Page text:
107 F.3d 870
JAGUAR CARS, Plaintiff-Appellee,
Chairman Ray COTTRELL, et al. acting in their official
capacities as members of the Motor Vehicle
Commission, Commonwealth of Kentucky,
Nos. 95-6095, 95-6155.
United States Court of Appeals, Sixth Circuit.
Feb. 13, 1997.
NOTICE: Sixth Circuit Rule 24(c) states that citation of unpublished dispositions is disfavored except for establishing res judicata, estoppel, or the law of the case and requires service of copies of cited unpublished dispositions of the Sixth Circuit.
Before: GUY, and BATCHELDER, Circuit Judges, and SPIEGEL, District Judge.*
Before us on appeal is the Order of the District Court granting Plaintiff Jaguar's motion for a preliminary injunction. That Order enjoined the defendants from taking any action pursuant to Kentucky statutes on a petition filed by Blackhorse Motorworks, an intervening defendant herein, alleging wrongful termination of Blackhorse's franchise.
Effective July 15, 1996, during the pendency of this appeal, legislation in the Commonwealth of Kentucky went into effect, modifying the procedure for the adjudication of disputes before the Kentucky Motor Vehicle Commission ("the Commission").1 The changes effected by the legislation appear, inter alia, to bring the procedures to be followed by the Commission into alignment with KY.REV.STAT.ANN. Ch. 13B (Baldwin 1994), Administrative Hearings, which provides for the recusal of interested adjudicators, including those who are biased because of a pecuniary interest in the matter under consideration. KY.REV.STAT. § 13B.040(b).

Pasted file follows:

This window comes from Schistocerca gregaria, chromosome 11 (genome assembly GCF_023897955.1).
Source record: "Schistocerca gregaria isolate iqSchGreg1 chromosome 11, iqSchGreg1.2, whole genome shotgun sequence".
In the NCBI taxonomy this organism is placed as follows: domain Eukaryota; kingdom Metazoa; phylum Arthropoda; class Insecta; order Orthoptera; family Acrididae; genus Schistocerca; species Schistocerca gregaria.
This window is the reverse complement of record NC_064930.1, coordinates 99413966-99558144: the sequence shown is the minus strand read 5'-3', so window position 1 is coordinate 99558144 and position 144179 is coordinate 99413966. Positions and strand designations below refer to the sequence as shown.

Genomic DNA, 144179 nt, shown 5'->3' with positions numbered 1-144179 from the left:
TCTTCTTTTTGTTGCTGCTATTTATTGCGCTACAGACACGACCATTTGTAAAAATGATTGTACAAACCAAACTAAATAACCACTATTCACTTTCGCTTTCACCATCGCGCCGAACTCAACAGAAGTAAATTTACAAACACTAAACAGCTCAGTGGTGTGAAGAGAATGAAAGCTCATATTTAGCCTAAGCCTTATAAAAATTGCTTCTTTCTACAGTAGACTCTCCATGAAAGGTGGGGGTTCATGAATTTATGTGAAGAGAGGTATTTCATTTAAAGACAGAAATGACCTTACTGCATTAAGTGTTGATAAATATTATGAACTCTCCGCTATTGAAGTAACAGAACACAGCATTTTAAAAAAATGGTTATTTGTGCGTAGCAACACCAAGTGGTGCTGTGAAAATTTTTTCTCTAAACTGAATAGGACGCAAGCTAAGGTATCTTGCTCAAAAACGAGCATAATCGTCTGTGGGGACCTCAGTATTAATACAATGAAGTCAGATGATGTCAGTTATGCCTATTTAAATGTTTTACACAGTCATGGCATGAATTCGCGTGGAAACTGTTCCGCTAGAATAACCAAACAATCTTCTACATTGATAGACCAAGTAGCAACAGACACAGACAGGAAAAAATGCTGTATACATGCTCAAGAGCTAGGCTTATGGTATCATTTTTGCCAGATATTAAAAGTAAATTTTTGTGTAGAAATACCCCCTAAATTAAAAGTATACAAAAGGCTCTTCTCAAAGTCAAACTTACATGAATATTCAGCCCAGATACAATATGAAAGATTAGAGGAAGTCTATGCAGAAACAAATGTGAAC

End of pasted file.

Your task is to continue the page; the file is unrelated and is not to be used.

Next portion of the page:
As was the case prior to the effective date of this legislation, the Commission's orders appear to continue to be subject to review by a constitutional court which may review the Commission's orders, inter alia, for misconduct, including constitutional violations and the failure of an adjudicator to be recused. KY.REV.STAT. § 13B.150. See Fieger v. Thomas, 74 F.3d 740, 745 (noting that, for purposes of a federal court's decision to abstain, " 'it is sufficient ... that constitutional claims may be raised in state-court judicial review of administrative proceedings' ") (quoting Ohio Civil Rights Comm'n v. Dayton Christian Sch., 477 U.S. 616, 629 (1986)); id. (noting that " 'abstention is appropriate unless state law clearly bars the interposition of the constitutional claim' ") (quoting Moore v. Sims, 442 U.S. 415, 425-36 (1979)). Because this change in the scheme by which the Commission conducts its business, at least on its face, may clarify some of the short-comings found by the district court to inhere in the Commission's procedures for adjudication of disputes, and may warrant a reconsideration of the district court's abstention ruling, we decline to render any ruling on the merits of this case at this time. Accordingly, we REMAND the cause to the district court for a determination, in the first instance, of the impact, if any, the new legislation may have on its previous decision not to abstain from rendering a ruling in the matter.